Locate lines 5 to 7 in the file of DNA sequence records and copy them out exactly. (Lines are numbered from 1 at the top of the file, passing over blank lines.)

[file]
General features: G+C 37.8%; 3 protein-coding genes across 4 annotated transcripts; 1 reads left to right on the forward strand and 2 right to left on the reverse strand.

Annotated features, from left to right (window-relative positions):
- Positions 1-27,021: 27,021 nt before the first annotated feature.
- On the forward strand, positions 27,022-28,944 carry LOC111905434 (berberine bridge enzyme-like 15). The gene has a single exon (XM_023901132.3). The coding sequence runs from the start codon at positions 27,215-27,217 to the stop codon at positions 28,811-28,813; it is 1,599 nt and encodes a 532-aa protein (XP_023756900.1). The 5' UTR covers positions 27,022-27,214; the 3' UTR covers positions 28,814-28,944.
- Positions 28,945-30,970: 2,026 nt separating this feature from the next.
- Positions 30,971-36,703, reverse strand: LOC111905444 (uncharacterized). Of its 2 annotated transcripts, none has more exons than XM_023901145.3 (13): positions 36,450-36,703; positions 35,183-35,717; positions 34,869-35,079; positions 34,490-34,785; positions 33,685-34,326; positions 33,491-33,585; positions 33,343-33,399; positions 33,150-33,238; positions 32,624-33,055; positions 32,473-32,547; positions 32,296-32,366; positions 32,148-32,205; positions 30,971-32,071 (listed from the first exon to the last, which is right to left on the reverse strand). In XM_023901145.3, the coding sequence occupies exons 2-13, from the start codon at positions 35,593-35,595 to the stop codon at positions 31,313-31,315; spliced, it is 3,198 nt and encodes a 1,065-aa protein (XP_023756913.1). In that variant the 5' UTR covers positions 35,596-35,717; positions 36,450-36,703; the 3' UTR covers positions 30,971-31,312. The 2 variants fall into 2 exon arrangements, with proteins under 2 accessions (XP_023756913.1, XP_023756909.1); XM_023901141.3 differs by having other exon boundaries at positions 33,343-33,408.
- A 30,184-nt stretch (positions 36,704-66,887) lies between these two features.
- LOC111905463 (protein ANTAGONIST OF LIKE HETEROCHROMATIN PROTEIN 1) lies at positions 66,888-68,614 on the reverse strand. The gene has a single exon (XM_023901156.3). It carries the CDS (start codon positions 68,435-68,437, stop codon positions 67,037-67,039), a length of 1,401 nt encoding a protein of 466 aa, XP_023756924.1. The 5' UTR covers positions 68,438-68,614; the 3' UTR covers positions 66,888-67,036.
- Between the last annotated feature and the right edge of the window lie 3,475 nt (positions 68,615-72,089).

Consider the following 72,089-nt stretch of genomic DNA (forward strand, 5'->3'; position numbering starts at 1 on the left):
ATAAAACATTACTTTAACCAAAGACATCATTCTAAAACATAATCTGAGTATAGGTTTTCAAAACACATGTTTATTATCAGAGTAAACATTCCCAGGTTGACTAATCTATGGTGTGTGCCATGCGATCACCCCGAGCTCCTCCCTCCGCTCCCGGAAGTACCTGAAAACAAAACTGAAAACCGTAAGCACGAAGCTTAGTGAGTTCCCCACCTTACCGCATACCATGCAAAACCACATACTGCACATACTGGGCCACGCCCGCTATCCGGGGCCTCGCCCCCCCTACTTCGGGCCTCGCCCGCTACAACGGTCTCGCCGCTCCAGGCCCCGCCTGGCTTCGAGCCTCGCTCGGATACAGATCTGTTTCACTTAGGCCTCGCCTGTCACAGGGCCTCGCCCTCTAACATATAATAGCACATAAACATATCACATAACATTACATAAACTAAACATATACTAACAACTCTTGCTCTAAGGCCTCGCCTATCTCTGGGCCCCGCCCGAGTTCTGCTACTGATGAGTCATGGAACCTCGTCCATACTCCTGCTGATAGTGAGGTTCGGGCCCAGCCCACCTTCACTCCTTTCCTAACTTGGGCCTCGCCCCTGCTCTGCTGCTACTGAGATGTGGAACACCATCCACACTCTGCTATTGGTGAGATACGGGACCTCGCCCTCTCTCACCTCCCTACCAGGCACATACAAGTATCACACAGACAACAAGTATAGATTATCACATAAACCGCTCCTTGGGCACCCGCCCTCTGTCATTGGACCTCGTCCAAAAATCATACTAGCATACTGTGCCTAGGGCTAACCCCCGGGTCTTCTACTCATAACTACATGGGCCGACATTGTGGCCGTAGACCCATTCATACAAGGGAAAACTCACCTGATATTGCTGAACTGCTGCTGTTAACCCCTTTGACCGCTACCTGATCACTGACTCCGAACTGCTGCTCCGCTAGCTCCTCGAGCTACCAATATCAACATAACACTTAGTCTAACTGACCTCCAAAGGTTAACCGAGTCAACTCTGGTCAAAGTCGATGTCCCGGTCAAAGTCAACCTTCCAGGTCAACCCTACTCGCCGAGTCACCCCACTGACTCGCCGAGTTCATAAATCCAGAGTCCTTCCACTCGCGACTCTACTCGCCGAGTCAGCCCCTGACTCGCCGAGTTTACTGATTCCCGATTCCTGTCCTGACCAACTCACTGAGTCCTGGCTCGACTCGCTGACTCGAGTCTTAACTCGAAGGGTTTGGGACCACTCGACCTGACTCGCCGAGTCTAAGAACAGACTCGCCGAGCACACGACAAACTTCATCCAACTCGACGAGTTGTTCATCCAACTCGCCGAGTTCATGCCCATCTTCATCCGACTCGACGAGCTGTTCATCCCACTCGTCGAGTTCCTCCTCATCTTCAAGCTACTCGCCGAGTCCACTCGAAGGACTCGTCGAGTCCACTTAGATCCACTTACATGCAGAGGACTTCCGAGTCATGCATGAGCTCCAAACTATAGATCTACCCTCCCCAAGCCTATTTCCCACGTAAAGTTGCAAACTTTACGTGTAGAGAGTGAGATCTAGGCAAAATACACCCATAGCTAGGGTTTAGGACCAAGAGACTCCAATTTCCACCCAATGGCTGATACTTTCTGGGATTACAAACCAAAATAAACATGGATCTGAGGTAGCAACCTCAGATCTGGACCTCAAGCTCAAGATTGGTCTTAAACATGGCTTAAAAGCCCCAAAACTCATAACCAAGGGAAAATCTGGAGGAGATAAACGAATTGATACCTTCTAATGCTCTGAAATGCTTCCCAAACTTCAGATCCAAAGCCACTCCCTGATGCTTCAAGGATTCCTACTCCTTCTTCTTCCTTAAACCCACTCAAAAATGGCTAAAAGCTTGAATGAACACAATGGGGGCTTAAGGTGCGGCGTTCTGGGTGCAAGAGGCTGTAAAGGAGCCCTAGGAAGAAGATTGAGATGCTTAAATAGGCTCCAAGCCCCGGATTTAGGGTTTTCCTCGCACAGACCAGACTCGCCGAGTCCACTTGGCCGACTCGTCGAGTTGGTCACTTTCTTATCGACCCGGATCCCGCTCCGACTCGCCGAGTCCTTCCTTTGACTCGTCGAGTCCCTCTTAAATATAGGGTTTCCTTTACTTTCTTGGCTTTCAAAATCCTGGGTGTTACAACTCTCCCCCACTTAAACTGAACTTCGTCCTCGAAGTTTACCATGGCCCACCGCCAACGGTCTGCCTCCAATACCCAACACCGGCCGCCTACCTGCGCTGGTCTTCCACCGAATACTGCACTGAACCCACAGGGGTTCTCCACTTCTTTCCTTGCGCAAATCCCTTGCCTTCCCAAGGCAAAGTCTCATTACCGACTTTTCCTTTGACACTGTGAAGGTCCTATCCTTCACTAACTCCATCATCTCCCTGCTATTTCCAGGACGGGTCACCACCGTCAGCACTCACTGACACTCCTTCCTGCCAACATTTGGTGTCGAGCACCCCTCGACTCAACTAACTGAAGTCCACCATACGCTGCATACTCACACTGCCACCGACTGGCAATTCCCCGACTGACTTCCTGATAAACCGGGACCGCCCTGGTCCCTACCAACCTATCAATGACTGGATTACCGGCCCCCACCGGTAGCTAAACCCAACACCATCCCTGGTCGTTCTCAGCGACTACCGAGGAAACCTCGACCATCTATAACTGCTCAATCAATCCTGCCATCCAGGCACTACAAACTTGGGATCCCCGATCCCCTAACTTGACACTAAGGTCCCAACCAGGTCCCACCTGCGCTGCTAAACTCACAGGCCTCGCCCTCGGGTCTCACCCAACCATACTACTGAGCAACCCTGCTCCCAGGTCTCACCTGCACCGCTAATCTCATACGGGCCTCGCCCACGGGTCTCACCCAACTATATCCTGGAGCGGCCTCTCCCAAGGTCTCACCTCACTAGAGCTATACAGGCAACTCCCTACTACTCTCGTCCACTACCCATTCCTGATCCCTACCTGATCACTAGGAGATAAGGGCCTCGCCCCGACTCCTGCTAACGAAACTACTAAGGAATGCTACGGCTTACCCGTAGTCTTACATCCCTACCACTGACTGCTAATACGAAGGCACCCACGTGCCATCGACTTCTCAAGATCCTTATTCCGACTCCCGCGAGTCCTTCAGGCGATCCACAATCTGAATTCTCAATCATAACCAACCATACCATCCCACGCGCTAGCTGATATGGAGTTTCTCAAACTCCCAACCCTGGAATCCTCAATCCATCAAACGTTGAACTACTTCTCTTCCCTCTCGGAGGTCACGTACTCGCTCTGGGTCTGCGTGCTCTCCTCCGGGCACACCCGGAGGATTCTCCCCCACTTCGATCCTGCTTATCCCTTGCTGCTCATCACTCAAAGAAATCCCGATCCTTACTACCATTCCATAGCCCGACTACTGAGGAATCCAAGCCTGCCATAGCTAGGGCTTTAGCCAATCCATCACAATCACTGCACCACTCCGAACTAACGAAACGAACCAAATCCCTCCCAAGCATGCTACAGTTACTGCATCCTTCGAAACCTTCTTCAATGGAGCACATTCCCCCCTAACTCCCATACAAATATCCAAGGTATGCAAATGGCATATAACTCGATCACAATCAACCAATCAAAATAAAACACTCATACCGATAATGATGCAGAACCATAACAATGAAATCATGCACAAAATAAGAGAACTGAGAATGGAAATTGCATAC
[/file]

- Positions 28,945-30,970: 2,026 nt separating this feature from the next.
- Positions 30,971-36,703, reverse strand: LOC111905444 (uncharacterized). Of its 2 annotated transcripts, none has more exons than XM_023901145.3 (13): positions 36,450-36,703; positions 35,183-35,717; positions 34,869-35,079; positions 34,490-34,785; positions 33,685-34,326; positions 33,491-33,585; positions 33,343-33,399; positions 33,150-33,238; positions 32,624-33,055; positions 32,473-32,547; positions 32,296-32,366; positions 32,148-32,205; positions 30,971-32,071 (listed from the first exon to the last, which is right to left on the reverse strand). In XM_023901145.3, the coding sequence occupies exons 2-13, from the start codon at positions 35,593-35,595 to the stop codon at positions 31,313-31,315; spliced, it is 3,198 nt and encodes a 1,065-aa protein (XP_023756913.1). In that variant the 5' UTR covers positions 35,596-35,717; positions 36,450-36,703; the 3' UTR covers positions 30,971-31,312. The 2 variants fall into 2 exon arrangements, with proteins under 2 accessions (XP_023756913.1, XP_023756909.1); XM_023901141.3 differs by having other exon boundaries at positions 33,343-33,408.
- A 30,184-nt stretch (positions 36,704-66,887) lies between these two features.